Dennis barry’s wo w presentation digital media and video to enhance literacy
Digital Video & Media to Enhance LiteracyDennis Barry’s WoW ProjectED 5670 – Literacy & Technology<br />
Back in the Day<br />The days of wheeling this monstrosity from classroom to classroom are over<br />Digital technology has created opportunities in classrooms that were once thought impossible<br />
Why Digital Video?<br /><ul><li>Get students energized and engaged in hands-on learning experiences
The perfect medium for students who are auditory or visual learners
Taps into emotions which stimulate and enthrall students</li></li></ul><li>Effectively Using Video<br /><ul><li>Research shows using digital video as an enhancement to a lesson is the most effective method
Specific learning objectives should be determined, an instructional sequence should be developed and reinforcement activities planned</li></li></ul><li>
Back in the Day<br />Huge component systems to complete even the most simple editing tasks<br />Completely impractical in a classroom setting<br />Expensive $$$<br />
Not Just Watching… Creating!<br />Improve the School-to-Home Connection<br />A third-grade teacher at Village School in Pacific Palisades, California, recorded his students explaining to their parents how to play a math game. Now their parents can play the same game at home. A music teacher at the school captures snippets of students to include in a video he sends to parents in lieu of a printed newsletter.<br />Produce PSAs, Skits, and more…<br />The broadcasting crew at Benefield Elementary School in Lawrenceville, Georgia, records public-service announcements for the school’s live morning show. Sometimes they perform short skits that focus on vocabulary, wordplay, and idioms, says technology teacher Karen Hartung. <br />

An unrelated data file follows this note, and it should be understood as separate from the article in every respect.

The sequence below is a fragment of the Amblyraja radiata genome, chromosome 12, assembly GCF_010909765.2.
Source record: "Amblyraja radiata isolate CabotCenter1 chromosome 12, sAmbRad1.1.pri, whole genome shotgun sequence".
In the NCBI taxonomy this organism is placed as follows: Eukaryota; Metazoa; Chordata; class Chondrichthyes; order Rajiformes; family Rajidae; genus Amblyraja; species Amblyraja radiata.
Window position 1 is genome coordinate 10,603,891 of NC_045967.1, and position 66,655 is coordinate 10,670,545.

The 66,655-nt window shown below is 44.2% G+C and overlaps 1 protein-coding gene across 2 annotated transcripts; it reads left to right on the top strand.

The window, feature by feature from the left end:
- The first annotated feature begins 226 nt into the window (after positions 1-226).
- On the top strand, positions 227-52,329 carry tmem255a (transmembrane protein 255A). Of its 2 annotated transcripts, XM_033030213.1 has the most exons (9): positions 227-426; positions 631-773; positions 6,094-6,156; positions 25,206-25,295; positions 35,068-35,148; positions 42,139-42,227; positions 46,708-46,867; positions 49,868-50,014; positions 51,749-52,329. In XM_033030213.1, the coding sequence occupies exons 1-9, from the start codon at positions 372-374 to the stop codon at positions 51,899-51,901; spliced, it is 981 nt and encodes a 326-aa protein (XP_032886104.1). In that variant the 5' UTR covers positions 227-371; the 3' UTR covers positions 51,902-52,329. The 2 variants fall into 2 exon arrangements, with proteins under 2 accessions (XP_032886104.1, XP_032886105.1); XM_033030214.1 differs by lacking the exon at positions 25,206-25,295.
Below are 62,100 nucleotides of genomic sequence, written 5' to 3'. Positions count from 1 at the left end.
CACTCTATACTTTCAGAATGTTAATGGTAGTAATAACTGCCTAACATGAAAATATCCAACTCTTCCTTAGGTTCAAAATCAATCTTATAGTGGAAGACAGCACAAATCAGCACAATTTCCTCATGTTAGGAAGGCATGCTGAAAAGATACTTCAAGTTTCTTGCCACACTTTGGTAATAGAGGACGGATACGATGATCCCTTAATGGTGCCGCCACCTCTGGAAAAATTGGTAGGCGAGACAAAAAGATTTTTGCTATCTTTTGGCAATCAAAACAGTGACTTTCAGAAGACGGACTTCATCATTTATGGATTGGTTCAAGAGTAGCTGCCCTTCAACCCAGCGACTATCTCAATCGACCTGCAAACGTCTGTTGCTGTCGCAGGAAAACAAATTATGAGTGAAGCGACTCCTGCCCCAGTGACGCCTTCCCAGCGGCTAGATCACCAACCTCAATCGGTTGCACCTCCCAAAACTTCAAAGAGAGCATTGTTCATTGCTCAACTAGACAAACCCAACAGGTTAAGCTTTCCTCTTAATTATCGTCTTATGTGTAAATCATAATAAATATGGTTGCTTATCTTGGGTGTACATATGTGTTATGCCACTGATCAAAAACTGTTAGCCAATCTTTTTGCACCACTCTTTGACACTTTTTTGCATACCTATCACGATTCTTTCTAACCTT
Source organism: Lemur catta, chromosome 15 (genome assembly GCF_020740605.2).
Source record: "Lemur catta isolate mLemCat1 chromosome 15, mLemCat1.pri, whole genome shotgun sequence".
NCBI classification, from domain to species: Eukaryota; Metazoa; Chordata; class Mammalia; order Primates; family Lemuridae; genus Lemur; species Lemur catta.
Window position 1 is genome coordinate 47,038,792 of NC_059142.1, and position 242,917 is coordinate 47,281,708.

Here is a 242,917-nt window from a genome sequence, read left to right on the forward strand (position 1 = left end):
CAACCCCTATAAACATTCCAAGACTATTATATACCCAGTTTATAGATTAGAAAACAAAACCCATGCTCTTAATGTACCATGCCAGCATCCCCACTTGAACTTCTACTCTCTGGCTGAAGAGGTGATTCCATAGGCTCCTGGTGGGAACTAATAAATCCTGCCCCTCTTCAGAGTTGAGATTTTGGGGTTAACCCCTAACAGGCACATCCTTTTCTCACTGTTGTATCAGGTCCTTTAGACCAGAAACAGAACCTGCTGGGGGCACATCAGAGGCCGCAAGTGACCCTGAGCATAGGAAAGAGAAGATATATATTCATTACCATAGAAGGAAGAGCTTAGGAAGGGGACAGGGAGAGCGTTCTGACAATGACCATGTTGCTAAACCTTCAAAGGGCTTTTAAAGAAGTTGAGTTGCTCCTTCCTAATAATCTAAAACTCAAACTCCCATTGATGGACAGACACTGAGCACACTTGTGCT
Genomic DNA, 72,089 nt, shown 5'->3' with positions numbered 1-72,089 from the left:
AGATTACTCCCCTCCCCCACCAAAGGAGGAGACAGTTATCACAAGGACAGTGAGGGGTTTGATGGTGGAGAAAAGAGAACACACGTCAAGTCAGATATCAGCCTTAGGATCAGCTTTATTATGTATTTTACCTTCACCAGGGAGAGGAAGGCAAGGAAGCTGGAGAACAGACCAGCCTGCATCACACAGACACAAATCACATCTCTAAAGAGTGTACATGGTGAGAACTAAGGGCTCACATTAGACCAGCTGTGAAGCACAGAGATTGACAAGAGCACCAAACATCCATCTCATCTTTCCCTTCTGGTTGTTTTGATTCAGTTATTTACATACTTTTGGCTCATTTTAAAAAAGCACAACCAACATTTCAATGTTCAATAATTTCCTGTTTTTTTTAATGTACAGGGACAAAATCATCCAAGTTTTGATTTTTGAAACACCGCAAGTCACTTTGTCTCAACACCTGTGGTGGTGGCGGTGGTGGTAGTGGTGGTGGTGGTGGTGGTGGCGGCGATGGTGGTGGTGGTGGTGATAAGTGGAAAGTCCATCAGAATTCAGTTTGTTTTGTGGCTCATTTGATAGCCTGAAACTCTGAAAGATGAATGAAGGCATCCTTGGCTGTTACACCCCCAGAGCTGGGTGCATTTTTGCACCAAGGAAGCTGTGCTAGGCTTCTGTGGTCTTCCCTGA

Not Just Watching… Creating!<br />Create Slide Shows<br />Mary Williams’s chemistry students at St. Mary’s High School in Colorado Springs, Colorado, use Animoto (www.animoto.com), a free site that produces video pieces from phones, video clips, and music, to make 90-second (or longer) slide shows about the elements in the periodic table. <br />Record Students<br />Becky Goerend, a sixth-grade teacher at Earlham Elementary in Iowa, records student responses to their independent-reading assignments. “In the past they would write their thoughts in a notebook. Now they can share them verbally,” says Goerend. “It’s a simple thing, but technology motivates. I have a closet in my classroom that I use as the recording booth.” <br />
Creating Digital Media Encourages:<br />communication and collaboration<br />Research and information fluency<br />Critical thinking, problem-solving & decision-making<br />Technology operations & concepts<br />
Resources<br />Techlearning.com<br />Technology to Enhance Literacy & Learning: Preparing a Digital Generation<br />the Use of Digital Video and Media to Enhance Learning<br />University of Texas at Austin - the College of Education: Digital Media<br />Kathy Schrock Guide for Educators<br />
A particular slide catching your eye?
Clipping is a handy way to collect important slides you want to go back to later.